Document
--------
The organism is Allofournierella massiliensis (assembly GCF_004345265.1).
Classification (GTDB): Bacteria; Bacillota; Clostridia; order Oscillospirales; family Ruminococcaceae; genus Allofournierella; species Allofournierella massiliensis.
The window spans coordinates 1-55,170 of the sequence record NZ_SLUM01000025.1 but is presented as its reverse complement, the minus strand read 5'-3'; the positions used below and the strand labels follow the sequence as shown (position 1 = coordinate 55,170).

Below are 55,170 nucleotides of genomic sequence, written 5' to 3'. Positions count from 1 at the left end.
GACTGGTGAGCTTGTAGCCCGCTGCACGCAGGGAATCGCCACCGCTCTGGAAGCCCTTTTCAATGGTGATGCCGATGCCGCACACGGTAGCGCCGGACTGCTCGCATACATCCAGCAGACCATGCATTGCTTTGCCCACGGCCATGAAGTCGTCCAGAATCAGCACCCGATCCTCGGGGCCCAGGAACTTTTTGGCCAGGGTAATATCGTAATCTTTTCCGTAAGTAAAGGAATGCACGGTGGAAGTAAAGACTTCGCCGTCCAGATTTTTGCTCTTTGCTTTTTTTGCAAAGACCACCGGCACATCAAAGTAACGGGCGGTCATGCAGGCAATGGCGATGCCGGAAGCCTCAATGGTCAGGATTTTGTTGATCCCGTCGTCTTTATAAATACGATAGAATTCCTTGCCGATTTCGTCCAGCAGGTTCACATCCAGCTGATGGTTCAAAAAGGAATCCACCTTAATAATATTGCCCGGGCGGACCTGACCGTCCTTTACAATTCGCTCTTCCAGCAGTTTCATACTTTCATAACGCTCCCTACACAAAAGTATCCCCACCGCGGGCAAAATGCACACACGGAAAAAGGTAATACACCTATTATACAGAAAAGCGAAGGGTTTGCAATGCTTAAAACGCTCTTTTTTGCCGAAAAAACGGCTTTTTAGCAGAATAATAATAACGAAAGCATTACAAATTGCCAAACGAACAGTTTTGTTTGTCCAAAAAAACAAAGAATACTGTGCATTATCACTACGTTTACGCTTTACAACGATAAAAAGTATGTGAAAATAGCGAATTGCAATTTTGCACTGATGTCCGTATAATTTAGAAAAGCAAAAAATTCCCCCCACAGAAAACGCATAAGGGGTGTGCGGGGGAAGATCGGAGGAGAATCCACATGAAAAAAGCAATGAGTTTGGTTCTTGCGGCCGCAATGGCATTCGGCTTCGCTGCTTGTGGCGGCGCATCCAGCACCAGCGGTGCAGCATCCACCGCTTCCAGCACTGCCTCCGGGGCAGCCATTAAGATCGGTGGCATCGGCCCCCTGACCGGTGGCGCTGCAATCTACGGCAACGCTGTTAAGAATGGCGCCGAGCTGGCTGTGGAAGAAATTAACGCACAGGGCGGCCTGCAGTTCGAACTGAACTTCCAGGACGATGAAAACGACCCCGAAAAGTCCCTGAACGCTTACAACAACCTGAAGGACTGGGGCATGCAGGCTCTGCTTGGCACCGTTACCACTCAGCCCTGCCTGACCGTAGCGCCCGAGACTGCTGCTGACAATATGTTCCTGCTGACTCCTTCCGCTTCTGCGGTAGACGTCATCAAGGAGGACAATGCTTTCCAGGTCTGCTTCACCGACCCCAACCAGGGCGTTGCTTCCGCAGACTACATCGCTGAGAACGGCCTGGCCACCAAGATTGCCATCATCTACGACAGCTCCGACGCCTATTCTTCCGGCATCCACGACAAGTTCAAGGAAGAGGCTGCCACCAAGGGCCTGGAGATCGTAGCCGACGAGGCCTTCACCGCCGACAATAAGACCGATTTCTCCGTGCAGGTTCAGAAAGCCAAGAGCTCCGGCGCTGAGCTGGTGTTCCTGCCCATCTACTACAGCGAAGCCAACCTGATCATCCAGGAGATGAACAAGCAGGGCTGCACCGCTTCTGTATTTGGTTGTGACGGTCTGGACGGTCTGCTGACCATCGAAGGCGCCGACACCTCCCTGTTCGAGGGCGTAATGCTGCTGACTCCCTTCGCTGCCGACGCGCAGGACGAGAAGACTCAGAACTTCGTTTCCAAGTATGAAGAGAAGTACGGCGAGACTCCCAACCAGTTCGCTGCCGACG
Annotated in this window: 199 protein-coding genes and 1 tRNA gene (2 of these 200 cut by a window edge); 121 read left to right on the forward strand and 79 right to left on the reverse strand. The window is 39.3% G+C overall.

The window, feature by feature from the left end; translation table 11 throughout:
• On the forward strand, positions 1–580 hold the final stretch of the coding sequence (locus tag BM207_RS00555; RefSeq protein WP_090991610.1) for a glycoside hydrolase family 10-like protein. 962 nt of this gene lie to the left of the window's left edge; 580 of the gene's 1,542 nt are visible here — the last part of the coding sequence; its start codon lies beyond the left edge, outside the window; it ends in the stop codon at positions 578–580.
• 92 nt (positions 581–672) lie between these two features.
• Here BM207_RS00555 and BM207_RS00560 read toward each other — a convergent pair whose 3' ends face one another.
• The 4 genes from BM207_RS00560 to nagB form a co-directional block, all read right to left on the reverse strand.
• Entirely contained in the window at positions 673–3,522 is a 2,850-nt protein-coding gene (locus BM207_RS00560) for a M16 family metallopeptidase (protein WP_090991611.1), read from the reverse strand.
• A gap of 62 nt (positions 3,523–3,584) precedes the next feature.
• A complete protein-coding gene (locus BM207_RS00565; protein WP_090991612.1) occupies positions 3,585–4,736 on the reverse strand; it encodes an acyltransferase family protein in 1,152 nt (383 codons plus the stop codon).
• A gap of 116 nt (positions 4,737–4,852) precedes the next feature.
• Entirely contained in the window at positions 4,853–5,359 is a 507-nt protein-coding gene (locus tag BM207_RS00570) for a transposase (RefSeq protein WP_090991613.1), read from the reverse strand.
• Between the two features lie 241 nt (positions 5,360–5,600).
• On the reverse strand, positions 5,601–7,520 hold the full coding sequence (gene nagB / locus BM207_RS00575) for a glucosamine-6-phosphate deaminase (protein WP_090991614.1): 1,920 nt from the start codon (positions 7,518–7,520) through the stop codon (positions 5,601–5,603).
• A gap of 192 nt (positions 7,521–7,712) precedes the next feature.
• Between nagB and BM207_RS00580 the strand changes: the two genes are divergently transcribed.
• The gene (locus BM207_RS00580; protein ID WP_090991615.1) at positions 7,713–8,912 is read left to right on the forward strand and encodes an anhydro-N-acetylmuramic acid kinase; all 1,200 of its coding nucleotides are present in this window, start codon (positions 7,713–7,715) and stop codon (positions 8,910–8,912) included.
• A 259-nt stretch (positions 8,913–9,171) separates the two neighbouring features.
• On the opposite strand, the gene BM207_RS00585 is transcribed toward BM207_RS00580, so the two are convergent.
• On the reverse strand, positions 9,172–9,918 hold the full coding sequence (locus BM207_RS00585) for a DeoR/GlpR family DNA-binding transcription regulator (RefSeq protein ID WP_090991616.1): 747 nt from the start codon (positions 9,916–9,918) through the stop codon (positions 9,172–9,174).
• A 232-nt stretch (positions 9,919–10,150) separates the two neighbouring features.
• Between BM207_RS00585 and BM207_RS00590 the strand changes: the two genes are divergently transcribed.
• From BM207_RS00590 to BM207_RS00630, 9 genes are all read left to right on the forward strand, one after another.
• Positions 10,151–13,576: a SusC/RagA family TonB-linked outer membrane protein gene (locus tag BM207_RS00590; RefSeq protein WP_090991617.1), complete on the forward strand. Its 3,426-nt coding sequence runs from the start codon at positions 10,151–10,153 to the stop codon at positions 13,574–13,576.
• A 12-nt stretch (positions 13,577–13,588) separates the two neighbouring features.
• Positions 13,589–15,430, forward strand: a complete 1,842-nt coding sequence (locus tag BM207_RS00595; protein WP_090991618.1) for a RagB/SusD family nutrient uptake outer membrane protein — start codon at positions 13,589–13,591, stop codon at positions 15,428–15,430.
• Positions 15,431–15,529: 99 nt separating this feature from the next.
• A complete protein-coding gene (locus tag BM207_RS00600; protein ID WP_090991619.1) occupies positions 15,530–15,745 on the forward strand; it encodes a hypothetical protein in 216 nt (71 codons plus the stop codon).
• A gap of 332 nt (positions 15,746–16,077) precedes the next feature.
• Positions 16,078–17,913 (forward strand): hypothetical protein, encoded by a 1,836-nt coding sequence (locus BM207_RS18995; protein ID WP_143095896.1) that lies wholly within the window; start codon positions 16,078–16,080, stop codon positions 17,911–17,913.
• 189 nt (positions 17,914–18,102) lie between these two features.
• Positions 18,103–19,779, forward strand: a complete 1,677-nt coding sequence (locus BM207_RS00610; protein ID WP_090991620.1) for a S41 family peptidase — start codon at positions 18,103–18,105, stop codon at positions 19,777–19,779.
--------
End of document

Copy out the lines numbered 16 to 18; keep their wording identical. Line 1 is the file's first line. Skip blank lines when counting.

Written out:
• Entirely contained in the window at positions 4,853–5,359 is a 507-nt protein-coding gene (locus tag BM207_RS00570) for a transposase (RefSeq protein WP_090991613.1), read from the reverse strand.
• Between the two features lie 241 nt (positions 5,360–5,600).
• On the reverse strand, positions 5,601–7,520 hold the full coding sequence (gene nagB / locus BM207_RS00575) for a glucosamine-6-phosphate deaminase (protein WP_090991614.1): 1,920 nt from the start codon (positions 7,518–7,520) through the stop codon (positions 5,601–5,603).